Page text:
They are financed either by memberships or by donations, or both. And for Corporate Europe Observatory, this includes funding from the Open Society Initiative, but specifically not from the European Union, because that’s the organization that they’re investigating.
The authors of this report are Verena Leyendecker, Margarida Silva, Felix Duffy and Dr. Max Bank, and the editor of the report is Katharine Ainger.
Now, what does the report say? Its main claim, and I’ll give you a quote for that, is the following: “As Big Tech’s market power has grown, so has its political clout. Just as the EU tries to rein in the most problematic aspects of Big Tech – from disinformation, targeted advertising to excessive market power – the digital giants are lobbying hard to shape new regulations. (…) [Big Tech] is now the EU’s biggest lobby spending industry.”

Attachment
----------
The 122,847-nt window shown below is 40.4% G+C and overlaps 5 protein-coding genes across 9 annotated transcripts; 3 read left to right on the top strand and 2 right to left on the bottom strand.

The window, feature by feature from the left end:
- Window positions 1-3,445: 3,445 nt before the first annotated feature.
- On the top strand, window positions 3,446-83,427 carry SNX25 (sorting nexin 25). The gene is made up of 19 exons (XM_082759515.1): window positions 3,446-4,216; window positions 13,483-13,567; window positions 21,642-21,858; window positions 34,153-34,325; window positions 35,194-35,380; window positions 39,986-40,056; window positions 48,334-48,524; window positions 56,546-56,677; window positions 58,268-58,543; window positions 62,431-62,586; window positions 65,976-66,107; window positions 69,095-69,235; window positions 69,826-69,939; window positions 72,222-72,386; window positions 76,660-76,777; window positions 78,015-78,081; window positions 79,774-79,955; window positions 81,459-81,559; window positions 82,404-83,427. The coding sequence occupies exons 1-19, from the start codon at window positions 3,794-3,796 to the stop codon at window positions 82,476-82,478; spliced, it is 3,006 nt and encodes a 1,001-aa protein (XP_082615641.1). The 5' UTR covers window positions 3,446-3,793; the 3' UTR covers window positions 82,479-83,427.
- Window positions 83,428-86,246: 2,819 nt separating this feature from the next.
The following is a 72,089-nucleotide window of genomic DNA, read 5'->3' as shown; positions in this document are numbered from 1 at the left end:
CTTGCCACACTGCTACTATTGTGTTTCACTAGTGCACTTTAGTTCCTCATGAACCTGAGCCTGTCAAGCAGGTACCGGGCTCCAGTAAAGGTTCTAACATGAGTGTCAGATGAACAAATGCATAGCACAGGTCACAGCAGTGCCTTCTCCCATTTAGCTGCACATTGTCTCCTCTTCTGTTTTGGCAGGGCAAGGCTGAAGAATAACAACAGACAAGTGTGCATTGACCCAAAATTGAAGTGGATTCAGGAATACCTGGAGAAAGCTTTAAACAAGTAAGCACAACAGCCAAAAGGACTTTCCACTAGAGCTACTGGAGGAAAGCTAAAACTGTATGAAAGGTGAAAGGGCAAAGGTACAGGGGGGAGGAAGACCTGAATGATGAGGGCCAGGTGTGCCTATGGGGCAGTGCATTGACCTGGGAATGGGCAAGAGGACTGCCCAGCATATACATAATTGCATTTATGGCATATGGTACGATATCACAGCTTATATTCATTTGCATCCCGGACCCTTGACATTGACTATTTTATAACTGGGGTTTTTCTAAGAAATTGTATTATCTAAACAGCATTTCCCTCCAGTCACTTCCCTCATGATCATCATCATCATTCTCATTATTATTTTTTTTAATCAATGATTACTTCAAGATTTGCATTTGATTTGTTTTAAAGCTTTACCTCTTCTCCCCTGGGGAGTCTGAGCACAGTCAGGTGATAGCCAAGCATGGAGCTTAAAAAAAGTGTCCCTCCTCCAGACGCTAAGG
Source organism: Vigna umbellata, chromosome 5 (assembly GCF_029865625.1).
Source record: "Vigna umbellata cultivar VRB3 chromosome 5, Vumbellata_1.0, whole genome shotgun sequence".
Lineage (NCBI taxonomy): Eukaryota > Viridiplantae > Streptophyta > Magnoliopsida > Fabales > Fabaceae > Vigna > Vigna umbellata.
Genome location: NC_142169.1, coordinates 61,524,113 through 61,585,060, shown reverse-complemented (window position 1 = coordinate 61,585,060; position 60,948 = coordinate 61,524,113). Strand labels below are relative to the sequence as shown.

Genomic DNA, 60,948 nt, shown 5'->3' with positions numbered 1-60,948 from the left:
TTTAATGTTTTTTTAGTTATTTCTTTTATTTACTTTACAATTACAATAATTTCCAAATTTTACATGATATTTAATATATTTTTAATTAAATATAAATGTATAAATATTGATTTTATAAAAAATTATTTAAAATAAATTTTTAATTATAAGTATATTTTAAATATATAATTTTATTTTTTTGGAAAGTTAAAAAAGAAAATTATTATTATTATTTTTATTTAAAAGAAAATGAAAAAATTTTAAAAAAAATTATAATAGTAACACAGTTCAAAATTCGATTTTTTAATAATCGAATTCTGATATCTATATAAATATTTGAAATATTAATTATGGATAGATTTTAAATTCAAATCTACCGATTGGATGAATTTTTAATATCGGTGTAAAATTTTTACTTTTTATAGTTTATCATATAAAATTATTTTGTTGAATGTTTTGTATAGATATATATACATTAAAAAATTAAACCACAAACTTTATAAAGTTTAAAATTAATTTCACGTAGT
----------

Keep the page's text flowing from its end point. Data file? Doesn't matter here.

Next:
What is Big Tech?
Good. Let’s unpack that. I’ll start with the notion of Big Tech, digital giant … It sounds maybe rather cute. But personally, I’m not such a fan of this terminology, because it risks staying rather metaphorical. For what the authors of the report specifically mean here are companies in the digital industry who provide digital technology or services. For example, hardware, software, telecommunications, or information services. And these companies are called ‘big’ or ‘giants’ in terms of their market share, or market dominance, and the valuation. Some of these companies have reached a market capitalization of over $1 trillion.